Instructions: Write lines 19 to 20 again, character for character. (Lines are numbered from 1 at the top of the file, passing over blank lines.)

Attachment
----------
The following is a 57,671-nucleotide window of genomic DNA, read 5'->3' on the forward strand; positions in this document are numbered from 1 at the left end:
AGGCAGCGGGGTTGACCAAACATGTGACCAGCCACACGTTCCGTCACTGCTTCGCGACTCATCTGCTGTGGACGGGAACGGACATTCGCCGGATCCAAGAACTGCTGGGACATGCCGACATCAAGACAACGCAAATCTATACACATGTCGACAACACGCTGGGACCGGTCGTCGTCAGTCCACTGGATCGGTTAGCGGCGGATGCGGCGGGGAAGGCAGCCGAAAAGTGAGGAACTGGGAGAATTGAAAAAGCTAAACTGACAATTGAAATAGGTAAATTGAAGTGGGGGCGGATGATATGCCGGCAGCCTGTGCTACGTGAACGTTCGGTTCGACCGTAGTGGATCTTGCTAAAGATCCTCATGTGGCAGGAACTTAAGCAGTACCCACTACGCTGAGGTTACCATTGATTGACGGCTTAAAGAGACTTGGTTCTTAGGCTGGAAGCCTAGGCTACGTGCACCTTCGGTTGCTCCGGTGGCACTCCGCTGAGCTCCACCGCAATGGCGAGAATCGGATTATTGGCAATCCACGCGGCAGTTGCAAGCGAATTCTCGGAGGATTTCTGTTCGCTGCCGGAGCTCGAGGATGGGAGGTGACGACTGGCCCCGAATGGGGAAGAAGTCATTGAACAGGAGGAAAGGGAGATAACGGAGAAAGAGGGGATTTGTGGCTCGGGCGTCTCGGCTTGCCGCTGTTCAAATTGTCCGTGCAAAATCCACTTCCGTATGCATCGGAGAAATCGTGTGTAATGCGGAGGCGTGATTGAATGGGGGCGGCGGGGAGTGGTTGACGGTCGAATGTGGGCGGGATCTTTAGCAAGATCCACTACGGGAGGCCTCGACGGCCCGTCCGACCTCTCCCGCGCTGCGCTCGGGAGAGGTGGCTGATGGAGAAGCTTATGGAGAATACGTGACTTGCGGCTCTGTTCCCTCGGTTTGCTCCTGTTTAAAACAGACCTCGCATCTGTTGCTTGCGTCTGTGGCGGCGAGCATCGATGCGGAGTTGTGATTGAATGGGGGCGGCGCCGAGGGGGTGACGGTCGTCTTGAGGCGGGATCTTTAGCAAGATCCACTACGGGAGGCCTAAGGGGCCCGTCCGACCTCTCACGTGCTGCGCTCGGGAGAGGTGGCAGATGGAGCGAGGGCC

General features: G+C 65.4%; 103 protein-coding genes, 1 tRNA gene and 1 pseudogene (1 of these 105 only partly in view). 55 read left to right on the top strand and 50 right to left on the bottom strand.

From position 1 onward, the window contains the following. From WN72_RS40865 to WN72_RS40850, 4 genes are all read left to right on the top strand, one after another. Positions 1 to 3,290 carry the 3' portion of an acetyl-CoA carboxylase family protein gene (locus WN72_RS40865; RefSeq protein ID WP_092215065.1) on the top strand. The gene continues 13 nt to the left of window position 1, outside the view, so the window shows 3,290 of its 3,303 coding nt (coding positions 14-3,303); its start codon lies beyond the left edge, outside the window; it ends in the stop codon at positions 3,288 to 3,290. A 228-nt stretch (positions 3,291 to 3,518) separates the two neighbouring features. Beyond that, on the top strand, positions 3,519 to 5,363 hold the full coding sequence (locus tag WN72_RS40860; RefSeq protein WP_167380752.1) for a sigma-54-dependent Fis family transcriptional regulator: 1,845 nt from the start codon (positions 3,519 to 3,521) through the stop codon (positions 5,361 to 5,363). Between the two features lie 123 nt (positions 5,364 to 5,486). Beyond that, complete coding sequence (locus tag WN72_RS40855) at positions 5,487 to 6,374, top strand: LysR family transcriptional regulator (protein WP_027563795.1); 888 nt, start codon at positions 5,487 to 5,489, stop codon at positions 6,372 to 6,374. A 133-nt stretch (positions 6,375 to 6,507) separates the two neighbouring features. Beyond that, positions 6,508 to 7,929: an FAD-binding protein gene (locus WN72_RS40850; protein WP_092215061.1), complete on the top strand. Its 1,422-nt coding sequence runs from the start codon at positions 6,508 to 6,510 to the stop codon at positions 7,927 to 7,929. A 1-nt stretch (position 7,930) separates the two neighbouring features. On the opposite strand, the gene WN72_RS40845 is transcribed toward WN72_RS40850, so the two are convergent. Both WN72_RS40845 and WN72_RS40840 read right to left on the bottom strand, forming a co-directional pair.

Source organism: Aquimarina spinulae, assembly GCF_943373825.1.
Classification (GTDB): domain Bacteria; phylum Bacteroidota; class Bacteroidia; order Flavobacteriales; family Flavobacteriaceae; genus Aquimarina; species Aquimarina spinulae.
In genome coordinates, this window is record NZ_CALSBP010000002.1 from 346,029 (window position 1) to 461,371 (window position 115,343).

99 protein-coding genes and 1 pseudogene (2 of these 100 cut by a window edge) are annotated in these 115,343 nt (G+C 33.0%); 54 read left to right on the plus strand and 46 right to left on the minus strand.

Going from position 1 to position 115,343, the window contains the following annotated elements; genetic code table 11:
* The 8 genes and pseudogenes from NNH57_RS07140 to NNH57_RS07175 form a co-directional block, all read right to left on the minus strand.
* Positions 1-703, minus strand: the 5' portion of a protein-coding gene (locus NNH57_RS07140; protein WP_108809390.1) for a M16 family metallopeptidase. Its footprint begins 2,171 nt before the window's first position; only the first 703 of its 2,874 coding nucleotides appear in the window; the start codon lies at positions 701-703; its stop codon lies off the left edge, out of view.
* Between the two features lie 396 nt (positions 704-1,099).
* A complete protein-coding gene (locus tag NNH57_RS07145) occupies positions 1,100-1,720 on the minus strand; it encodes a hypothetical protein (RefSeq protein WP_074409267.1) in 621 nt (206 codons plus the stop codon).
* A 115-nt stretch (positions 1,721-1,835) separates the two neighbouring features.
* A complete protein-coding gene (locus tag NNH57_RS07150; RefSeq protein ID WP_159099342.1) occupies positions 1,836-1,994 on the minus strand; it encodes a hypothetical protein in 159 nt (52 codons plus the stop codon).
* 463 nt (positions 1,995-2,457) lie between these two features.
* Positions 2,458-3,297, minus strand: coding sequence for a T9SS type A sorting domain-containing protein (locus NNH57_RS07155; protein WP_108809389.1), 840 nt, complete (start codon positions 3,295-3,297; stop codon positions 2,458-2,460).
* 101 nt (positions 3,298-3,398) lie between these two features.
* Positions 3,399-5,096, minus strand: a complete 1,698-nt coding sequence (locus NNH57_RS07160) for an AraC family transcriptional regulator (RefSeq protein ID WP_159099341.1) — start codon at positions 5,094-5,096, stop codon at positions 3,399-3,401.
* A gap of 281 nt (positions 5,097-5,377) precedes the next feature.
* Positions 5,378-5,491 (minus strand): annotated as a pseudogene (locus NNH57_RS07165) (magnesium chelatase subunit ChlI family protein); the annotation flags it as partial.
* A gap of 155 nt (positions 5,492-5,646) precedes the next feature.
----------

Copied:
* Positions 3,399-5,096, minus strand: a complete 1,698-nt coding sequence (locus NNH57_RS07160) for an AraC family transcriptional regulator (RefSeq protein ID WP_159099341.1) — start codon at positions 5,094-5,096, stop codon at positions 3,399-3,401.
* A gap of 281 nt (positions 5,097-5,377) precedes the next feature.